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World Cup Final: Tactical Mayhem Print E-mail
By Vanessa West   
October 5, 2015
Karjakin and Svidler, Photo

On Friday night, the World Cup seemed like it was over. After two straight wins in the final, Peter Svidler was just a single draw away from the title.

In Game 1, Svidler's active pieces exploited tactical weaknesses in Karjakin's position.

Tactic #1

Peter Svidler vs. Sergey Karjakin, Final Game 1
Tactic 1 - Game 1.jpg

White to move.

Karjakin has just played 22...Qe6, which Svidler considered, "the last mistake". How did he take advantage?

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In Game 2, Karjakin pressed for the win most of the game. In the face of Svidler's excellent defense, Karjakin took some risks and refused to accept an equal position. Trying to take advantage of Svidler's time trouble, Karjakin then made a terrible blunder, 37. Rb5:

Tactic #2

Sergey Karjakin vs. Peter Svidler, Final Game 2
Tactic 2 - Game 2.jpg

Black to move.

Svidler is a knight ahead, but it seems like Karjakin will get the material back because of the pin on Black's rook. How did Svidler to keep the extra piece?

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At this point, when just one draw in the next two games would lose the match, Karjakin started an impressive comeback.

His must-win challenge began with a game as black. Karjakin was prepared to do everything he could to win the game: "I had to try to win, and I went into the most complicated position I could have done."

Tactic #3

Sergey Karjakin vs, Peter Svidler, Final Game 3
Tactic 3 - Game 3.jpg

Black to move.

Svidler just played 29. Qd2, a very unfortunate move that turns an equal position into a losing one. What was Karjakin's winning move?

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In Game 4, Karjakin won again - this time by gradually increasing his positional superiority. He gained an extra pawn, and converted it into a point in a rook endgame.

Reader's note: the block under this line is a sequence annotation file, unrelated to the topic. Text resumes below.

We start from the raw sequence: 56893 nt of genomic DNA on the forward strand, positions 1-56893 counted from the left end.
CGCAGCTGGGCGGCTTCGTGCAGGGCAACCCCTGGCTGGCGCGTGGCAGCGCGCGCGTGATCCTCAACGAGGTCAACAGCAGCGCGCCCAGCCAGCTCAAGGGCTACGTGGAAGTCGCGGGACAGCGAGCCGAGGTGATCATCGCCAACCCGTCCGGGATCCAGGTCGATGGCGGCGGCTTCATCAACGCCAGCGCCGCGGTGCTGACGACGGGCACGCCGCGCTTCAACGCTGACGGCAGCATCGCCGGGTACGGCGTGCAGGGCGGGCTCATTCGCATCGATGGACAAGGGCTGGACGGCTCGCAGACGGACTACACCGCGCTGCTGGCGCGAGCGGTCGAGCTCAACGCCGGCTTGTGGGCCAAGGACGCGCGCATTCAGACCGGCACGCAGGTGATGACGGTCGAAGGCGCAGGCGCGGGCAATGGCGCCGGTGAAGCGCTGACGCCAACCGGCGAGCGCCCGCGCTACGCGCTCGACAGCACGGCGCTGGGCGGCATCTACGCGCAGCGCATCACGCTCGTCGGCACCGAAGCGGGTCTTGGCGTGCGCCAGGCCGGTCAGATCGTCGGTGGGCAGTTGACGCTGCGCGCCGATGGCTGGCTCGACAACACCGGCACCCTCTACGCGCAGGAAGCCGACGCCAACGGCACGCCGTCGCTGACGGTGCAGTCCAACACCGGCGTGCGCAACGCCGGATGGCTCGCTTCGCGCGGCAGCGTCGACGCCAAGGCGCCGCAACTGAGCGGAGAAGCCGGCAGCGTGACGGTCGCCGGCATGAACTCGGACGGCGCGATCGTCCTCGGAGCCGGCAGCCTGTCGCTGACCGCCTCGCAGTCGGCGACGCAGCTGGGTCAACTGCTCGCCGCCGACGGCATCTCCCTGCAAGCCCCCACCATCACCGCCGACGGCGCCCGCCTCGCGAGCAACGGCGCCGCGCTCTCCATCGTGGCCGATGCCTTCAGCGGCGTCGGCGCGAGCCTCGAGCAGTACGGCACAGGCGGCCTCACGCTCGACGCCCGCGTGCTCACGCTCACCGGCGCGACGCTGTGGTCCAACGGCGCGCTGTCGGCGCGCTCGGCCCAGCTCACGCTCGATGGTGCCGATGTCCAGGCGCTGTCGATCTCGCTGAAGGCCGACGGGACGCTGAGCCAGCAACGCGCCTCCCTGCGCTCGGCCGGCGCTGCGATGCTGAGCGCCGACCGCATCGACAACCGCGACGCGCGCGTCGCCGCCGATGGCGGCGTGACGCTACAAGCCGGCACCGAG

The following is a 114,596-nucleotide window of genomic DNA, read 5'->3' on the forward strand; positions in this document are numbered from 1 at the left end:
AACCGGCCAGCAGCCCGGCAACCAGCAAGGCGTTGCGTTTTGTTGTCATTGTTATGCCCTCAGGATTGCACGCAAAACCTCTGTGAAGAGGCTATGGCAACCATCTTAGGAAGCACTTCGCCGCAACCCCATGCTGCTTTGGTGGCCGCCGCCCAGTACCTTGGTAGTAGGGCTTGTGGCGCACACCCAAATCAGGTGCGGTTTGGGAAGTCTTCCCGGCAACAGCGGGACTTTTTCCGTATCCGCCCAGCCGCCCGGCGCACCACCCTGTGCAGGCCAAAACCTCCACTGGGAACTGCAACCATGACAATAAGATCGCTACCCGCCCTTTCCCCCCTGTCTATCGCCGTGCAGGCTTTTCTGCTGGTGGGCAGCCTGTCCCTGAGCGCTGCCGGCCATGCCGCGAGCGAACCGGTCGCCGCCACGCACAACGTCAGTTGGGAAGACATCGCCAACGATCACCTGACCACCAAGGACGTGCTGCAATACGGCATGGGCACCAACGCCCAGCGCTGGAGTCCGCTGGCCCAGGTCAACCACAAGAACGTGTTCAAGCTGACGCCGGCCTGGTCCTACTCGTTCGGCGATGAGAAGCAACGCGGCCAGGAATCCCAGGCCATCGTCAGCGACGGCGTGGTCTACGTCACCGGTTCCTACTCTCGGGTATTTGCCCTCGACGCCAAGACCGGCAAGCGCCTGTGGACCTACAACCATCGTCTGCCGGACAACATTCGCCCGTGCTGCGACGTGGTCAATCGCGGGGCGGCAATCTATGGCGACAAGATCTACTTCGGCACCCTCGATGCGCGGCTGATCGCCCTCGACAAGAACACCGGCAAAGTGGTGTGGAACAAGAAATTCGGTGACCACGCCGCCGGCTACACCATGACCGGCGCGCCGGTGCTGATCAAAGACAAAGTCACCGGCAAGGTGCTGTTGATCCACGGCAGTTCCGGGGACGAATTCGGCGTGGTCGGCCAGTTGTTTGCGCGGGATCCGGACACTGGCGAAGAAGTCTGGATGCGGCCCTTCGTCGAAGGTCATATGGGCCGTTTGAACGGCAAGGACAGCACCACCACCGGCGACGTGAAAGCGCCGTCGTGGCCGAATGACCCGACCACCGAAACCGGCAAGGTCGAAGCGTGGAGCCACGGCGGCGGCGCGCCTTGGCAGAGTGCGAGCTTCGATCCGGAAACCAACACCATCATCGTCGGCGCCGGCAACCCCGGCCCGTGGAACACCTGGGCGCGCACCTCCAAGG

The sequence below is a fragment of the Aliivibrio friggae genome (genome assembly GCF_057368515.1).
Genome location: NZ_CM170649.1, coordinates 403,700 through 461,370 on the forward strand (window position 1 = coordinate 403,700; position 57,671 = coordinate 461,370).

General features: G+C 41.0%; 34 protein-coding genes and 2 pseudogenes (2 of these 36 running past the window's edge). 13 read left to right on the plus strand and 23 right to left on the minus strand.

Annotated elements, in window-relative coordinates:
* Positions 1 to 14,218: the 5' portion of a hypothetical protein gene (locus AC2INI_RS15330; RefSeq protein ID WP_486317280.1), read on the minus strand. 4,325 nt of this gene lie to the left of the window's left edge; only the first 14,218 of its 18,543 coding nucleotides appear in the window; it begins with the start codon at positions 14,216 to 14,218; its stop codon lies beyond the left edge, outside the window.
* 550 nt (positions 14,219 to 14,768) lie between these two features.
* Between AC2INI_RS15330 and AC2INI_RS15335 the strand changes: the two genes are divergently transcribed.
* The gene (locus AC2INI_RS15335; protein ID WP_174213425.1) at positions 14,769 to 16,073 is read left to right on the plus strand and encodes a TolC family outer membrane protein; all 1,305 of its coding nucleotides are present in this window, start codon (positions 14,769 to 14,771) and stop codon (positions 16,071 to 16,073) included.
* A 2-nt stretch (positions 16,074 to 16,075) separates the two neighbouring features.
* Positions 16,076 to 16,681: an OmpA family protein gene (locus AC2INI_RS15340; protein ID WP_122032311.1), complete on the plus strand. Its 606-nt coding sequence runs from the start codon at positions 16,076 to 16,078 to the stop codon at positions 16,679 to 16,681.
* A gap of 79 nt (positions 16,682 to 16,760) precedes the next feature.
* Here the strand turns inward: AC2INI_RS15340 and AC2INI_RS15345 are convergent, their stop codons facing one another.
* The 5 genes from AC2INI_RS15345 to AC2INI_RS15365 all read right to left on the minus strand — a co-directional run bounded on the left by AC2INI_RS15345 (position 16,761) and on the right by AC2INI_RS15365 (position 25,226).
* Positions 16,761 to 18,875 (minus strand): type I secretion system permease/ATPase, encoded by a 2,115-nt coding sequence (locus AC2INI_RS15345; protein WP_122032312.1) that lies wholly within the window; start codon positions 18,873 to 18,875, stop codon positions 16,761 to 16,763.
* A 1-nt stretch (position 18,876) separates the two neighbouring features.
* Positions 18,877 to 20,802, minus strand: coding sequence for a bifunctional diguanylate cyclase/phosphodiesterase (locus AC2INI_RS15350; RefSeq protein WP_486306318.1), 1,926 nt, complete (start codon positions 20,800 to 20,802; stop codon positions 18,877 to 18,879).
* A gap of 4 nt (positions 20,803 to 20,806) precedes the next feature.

When asked how he's managed to stay calm, Karjakin said, "I was trying to concentrate on chess and not think about the specific situation."

This victory secured a tiebreak match, finally allowing Karjakin to play to win the title and not just to stay in the competition. Suddenly, the World Cup was up in the air.

The playoffs began with two 25 minute rapid games. Since Karjakin is a former World Rapid Champion (2012) and FIDE rated 70 points higher in rapid chess (2805), it seemed like the advantage was in his hands.

First, Karjakin found a win in a pawn-up notoriously drawish opposite-color bishop ending. However, Svidler responded the next game with a win due to an active knight vs. a passive bishop battle, leveling the score.

Tactic #4

Peter Svidler vs. Sergey Karjakin, Rapid Playoff Game 2
Tactic 4 - Rapid Game 2.jpg

White to move.

Svidler's knight extends its influence throughout the board while Karjakin's bishop cannot move at all. How did Svidler turn his activity into a win?

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 The two players continued to battle it out in tiebreak games - with the time control becoming increasingly faster: 10 minute rapid and then blitz games.

In the first blitz game, Svidler blundered a rook:

Blitz Game #1

Visibly dismayed by this, he was not able to recover in the match. Here is the final game:

Blitz Game #2


Peter Svidler vs. Sergey Karjakin

After one month, 36 games, and 17 victories, Sergey Karjakin has emerged as the World Cup Champion.

Additionally, Karjakin and Svidler have secured qualification spots in the Candidates tournament in 2016.

Despite mistakes, the level of determination and endurance shown by both finalists is remarkable. Furthermore, all ten games were decisive - a notable achievement in fighting chess from both players.